Saturday, September 5, 2015

Today's News: A Good Mutation that Prevents Dementia

Most genetic mutations found in medical research are bad - they increase risk of some condition - or at best offer trade-offs. Today's issue of Science had a fascinating paper about a genetic mutation that seems to prevent people from developing Alzheimer's Disease.

Today’s News: A Good Mutation that Prevents Dementia

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Most genetic mutations found in medical research are bad – they increase risk of some condition – or at best offer trade-offs.  Today’s issue of Science had a fascinating paper about a genetic mutation that seems to prevent people from developing Alzheimer’s Disease. The study was done by a company in Iceland called DeCode Genetics. Scientists there found the mutation by combing through the DNA of 1,795 Icelanders. The beauty of working with this sample is that people in Iceland also have very complete medical records and genealogies, so the researchers can compare health status, genes and patterns of inheritance.


What they found was that about one in 10,000 people carry this protective mutation – a spelling error in a gene that’s involved in the production of a protein called beta amyloid. Other mutations in that same gene can lead to a form of early onset Alzheimer’s disease that runs in families.

Greg Petsko, a biologists at Brandeis University, said there were a couple of points that the news reports didn’t make. One was that people with this protective mutation still had about half of the normal amount of beta amyloid. Knowing that helps those developing drugs by showing how much of a reduction would protect people from the disease. Before this finding, they didn’t know whether they’d need to get rid of 90 percent, or perhaps 99 percent of the beta amyloid do make a difference.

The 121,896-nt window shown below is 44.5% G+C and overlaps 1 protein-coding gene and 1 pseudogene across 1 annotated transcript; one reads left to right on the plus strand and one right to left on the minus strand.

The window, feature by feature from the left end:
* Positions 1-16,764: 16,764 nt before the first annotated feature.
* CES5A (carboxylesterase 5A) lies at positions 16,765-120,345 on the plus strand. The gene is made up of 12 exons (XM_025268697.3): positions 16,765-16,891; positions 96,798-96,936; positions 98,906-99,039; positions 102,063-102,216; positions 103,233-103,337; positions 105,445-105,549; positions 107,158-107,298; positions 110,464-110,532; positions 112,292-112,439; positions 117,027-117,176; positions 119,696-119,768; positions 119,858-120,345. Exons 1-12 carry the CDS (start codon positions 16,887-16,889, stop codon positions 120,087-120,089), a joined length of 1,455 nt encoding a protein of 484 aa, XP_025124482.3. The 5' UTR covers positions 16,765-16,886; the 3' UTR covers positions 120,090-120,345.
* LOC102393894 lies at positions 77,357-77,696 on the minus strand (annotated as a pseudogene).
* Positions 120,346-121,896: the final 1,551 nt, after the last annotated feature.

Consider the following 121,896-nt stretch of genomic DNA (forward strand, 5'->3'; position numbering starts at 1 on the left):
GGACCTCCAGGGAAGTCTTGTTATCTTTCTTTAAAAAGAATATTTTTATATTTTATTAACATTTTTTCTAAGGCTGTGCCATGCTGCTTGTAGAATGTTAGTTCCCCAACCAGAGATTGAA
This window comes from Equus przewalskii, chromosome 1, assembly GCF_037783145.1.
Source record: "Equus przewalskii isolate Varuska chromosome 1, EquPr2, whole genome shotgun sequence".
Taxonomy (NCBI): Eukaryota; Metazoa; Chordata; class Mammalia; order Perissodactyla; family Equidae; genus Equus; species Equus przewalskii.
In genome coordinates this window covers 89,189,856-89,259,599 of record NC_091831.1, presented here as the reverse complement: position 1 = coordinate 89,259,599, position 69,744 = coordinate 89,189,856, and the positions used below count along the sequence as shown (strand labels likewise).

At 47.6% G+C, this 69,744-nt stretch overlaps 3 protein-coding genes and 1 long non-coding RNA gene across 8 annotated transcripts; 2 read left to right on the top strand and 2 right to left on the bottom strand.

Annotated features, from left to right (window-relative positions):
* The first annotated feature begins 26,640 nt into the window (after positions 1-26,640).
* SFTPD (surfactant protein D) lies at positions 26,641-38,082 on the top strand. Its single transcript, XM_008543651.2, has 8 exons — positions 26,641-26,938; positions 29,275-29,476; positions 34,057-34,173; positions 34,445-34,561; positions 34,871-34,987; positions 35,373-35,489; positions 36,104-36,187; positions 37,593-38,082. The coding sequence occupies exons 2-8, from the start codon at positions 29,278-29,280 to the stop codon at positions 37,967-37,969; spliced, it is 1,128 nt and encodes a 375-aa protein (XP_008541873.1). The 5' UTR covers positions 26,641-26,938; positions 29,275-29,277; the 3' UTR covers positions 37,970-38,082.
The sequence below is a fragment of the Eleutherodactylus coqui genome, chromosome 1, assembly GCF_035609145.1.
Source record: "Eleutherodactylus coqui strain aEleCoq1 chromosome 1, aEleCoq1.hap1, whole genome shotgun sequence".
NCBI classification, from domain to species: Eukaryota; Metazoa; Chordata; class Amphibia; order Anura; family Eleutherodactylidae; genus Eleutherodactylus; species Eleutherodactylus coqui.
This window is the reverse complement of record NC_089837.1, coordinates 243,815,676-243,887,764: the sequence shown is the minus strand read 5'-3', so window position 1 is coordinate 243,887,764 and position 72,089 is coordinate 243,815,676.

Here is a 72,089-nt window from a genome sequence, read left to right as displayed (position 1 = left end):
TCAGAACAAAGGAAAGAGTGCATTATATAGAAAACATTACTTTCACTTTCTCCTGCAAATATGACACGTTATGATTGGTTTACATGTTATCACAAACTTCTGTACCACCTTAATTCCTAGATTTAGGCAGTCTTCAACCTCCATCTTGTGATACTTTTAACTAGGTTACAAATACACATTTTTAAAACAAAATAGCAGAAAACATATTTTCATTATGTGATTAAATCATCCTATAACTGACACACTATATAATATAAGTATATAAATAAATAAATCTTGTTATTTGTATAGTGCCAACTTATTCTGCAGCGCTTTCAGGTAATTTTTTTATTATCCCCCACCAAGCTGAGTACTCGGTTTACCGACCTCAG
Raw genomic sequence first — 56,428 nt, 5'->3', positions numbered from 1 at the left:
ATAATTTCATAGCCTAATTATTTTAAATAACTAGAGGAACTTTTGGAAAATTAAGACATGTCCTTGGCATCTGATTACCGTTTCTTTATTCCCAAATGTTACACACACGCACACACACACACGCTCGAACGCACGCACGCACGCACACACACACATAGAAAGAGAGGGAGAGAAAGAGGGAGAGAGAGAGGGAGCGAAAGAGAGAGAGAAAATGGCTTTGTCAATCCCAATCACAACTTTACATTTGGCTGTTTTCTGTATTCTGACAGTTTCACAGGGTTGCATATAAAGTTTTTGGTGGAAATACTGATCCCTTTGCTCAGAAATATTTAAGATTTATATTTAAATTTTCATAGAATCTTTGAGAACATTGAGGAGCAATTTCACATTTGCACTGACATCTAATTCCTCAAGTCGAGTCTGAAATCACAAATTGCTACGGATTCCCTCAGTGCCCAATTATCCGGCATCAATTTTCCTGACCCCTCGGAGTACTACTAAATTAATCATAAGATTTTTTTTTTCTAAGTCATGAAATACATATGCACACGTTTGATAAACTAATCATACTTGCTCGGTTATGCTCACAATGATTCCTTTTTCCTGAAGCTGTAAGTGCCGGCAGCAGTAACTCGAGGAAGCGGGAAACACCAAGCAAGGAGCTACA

Beyond that, he said, the mutation probably has an influence on people’s brains through their lives, and so to imitate its effect with a drug, doctors may need to give it as a preventative measure while patients are young. Dr. Petsko also noted that there appeared to be now downside to the mutation – a good indication that reducing beta amyloid is safe.  

Unfortunately for us, natural selection hasn’t done much to spread this mutation, since its influence isn’t felt until late in life. Such late-acting genes have little effect on our ability to produce surviving offspring.
Read more in this story from today’s New York Times

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About this blog
Faye Flam - writer
In pursuit of her stories, writer Faye Flam has weathered storms in Greenland, gotten frost nip at the South Pole, and floated weightless aboard NASA’s zero-g plane. She has a degree in geophysics from the California Institute of Technology and started her writing career with the Economist. She later took on the particle physics and cosmology beat at Science Magazine before coming to the Inquirer in 1995. Her previous science column, “Carnal Knowledge,” ran from 2005 to 2008. Her new column and blog, Planet of the Apes, explores the topic of evolution and runs here and in the Inquirer’s health section each Monday. Email Faye at fflam@phillynews.com. Reach Planet of the at fflam@phillynews.com.

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